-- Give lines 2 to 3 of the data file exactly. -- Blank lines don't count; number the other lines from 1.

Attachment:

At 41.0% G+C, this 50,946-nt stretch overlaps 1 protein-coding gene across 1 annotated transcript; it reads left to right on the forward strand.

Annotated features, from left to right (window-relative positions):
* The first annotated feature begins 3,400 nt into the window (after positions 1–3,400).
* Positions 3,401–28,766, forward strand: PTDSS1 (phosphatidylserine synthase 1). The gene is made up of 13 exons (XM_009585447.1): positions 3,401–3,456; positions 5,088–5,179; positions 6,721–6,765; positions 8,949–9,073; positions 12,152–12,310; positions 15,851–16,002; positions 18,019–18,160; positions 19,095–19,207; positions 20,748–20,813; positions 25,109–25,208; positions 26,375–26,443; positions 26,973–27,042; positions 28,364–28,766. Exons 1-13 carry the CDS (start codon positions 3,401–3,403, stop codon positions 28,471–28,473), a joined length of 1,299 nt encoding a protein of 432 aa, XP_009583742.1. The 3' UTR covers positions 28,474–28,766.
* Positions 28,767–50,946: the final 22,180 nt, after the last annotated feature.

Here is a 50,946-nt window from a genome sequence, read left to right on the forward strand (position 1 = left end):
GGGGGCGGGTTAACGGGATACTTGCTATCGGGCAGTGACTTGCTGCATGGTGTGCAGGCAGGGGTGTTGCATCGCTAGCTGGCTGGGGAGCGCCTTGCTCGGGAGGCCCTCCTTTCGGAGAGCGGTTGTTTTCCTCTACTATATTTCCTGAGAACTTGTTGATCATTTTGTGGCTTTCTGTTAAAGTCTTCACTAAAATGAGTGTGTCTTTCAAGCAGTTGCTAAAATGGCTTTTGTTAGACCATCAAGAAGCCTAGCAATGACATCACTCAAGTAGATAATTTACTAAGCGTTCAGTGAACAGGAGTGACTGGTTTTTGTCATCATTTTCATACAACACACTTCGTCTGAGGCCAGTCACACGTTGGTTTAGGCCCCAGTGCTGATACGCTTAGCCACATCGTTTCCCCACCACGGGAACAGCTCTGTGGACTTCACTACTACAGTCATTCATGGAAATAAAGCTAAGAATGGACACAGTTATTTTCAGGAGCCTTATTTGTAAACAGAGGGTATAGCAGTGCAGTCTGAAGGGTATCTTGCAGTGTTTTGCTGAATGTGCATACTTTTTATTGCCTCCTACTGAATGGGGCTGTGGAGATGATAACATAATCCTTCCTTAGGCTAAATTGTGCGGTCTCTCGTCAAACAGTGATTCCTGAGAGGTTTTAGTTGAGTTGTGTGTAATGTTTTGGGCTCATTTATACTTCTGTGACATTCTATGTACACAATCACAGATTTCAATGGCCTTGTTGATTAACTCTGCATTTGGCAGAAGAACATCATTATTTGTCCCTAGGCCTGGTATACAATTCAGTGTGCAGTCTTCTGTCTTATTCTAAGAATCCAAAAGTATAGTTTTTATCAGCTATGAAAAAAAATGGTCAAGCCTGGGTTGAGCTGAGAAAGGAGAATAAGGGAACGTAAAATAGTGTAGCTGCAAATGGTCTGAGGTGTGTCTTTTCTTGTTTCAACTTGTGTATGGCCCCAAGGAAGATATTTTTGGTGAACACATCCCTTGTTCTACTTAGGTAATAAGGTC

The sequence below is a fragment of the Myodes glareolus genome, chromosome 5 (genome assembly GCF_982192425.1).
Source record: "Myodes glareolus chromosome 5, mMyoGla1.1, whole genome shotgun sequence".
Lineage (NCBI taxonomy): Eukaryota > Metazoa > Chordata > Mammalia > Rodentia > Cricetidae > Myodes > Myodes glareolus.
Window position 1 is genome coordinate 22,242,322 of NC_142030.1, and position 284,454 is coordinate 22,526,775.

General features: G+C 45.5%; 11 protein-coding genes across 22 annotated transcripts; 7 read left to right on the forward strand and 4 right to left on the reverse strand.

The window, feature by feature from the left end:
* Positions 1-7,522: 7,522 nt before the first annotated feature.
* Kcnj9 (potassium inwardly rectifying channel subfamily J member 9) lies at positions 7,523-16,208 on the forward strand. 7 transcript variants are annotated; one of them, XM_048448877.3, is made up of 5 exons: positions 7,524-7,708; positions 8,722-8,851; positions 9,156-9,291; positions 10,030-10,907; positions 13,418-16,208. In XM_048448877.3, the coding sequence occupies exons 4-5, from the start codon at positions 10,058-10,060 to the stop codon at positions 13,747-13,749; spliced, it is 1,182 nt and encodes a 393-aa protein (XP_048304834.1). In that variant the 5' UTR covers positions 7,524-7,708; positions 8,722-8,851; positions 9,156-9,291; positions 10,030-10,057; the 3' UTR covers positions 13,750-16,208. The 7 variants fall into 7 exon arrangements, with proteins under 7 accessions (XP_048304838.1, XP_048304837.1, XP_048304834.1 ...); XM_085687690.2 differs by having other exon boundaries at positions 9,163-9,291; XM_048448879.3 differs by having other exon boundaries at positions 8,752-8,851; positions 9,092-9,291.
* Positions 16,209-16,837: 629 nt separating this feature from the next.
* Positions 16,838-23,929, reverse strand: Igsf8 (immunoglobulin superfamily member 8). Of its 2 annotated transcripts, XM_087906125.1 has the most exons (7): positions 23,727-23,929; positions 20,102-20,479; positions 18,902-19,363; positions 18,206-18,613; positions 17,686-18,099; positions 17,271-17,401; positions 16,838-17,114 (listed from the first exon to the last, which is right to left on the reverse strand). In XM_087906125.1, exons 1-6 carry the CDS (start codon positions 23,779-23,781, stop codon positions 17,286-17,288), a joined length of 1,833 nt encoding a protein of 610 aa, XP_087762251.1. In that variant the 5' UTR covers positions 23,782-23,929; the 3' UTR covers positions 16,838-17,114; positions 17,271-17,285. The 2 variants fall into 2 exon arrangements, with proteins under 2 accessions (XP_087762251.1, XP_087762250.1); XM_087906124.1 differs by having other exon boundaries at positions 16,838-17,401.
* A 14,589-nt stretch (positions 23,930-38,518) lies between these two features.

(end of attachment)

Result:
Annotated features, from left to right (window-relative positions):
* The first annotated feature begins 3,400 nt into the window (after positions 1–3,400).